What’s Wrong with a Readable Book?

October 22, 2011 | 2

There is a controversy brewing right now in Britain about readability and excellence in literature. Apparently, being “readable” is no longer a compliment.

is an intern for The Millions. She was born in Los Angeles and is currently earning her MFA in Creative Nonfiction at The New School. Her work can be found at thenewyorker.com and at her blog, rachelhurn.blogspot.com. Follow Rachel on Twitter @rachelmariehurn.

2 comments:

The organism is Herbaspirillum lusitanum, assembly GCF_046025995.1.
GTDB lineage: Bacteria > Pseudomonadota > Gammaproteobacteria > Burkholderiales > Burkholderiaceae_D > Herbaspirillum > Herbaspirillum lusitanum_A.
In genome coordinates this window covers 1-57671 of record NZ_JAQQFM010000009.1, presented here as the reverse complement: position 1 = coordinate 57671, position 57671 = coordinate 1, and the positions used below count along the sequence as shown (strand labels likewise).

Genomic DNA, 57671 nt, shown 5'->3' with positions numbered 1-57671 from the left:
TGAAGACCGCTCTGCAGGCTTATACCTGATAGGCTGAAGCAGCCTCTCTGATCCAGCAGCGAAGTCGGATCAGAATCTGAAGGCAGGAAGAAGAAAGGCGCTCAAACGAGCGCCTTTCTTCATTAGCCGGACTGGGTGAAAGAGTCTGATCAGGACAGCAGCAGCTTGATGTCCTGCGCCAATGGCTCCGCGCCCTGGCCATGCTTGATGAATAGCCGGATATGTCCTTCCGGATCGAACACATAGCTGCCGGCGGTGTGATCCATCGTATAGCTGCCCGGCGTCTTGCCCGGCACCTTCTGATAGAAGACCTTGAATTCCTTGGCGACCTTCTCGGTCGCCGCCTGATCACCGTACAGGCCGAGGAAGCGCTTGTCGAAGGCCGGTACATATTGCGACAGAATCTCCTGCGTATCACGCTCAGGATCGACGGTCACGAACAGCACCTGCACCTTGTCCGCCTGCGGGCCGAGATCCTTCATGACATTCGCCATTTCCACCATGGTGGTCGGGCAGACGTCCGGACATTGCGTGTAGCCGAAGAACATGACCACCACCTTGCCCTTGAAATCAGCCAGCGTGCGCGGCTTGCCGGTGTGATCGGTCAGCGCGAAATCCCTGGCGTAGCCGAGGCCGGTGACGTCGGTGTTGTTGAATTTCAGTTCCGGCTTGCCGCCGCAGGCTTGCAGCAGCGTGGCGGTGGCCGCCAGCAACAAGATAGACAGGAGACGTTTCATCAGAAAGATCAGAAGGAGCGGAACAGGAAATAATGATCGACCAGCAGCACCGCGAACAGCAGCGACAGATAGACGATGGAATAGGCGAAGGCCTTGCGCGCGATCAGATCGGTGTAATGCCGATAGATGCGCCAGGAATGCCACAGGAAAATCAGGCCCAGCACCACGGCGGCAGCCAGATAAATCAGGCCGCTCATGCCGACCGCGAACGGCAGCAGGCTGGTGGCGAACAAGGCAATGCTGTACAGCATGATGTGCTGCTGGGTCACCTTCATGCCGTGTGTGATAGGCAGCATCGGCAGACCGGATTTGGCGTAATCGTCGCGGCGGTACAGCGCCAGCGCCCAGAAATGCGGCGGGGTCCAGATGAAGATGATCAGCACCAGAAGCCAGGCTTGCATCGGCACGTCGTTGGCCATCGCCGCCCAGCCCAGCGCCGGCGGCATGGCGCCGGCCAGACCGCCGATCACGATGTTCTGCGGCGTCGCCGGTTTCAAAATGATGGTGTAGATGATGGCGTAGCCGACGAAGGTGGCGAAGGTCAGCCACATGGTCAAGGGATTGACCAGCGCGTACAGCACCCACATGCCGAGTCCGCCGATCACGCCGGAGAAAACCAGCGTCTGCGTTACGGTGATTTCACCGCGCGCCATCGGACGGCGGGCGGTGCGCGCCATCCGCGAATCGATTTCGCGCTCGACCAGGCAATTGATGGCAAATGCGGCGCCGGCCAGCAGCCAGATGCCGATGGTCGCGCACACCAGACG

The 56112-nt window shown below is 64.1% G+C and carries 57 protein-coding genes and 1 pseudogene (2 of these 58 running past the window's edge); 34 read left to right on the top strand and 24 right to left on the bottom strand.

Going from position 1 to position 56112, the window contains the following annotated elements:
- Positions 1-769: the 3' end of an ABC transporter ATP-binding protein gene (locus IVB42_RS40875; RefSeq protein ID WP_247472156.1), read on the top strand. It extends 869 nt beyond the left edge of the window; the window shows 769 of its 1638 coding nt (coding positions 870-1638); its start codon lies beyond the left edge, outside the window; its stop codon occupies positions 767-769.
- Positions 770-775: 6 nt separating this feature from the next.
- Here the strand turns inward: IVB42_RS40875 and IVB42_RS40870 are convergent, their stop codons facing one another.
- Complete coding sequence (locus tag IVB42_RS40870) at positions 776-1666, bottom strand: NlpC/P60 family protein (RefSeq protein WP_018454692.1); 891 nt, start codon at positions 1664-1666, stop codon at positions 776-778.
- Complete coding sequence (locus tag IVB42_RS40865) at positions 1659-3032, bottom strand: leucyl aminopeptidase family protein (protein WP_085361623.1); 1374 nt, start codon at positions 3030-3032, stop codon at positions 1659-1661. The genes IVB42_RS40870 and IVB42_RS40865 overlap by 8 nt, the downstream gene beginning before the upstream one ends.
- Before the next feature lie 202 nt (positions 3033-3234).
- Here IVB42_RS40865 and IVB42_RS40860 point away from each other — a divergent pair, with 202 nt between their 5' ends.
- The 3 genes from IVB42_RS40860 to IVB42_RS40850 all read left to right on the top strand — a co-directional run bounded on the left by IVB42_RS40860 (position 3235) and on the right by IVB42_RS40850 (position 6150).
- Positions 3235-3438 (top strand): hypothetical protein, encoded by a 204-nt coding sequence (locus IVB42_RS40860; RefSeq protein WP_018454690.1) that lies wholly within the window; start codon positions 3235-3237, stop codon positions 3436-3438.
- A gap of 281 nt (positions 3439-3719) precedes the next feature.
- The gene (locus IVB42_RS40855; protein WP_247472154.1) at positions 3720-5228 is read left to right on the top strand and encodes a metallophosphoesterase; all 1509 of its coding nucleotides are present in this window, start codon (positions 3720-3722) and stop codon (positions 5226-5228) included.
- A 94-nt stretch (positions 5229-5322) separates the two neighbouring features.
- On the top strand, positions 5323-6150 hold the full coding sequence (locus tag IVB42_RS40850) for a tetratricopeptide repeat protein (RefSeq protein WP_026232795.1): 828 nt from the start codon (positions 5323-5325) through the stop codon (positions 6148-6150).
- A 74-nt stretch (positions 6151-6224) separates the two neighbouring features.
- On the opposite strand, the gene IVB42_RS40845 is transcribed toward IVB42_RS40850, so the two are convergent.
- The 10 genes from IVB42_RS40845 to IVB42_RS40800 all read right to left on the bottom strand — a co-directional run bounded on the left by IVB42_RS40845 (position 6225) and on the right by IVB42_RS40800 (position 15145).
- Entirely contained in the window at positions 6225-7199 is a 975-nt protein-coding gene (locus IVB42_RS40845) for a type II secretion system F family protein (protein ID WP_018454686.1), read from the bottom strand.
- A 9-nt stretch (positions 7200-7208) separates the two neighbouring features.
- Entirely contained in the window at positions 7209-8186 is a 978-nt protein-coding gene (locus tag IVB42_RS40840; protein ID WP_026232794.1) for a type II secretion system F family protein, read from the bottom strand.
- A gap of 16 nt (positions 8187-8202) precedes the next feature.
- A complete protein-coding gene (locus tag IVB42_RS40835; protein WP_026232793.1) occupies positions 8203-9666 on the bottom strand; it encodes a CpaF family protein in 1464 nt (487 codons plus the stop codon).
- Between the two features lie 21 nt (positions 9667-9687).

1. An excellent article and an apropos analogy. I see nothing wrong with a readable book and Julian Barnes was an excellent choice. There are many books that I have tried to read that were just too turgid in style to make the effort worthwhile. Many of them works of great acclaim, Molloy is one that stands out in my mind, and William Gass’s The Tower, and anything by David Foster Wallace. But then again, so is Dan Brown unreadable, in my opinion, because he writes for people with a taste for story but no taste for language. There is a very fine line between pure story telling and pure writing, somewhat akin to a tightrope, upon which literature exists. Getting the balance right is what makes all the difference.

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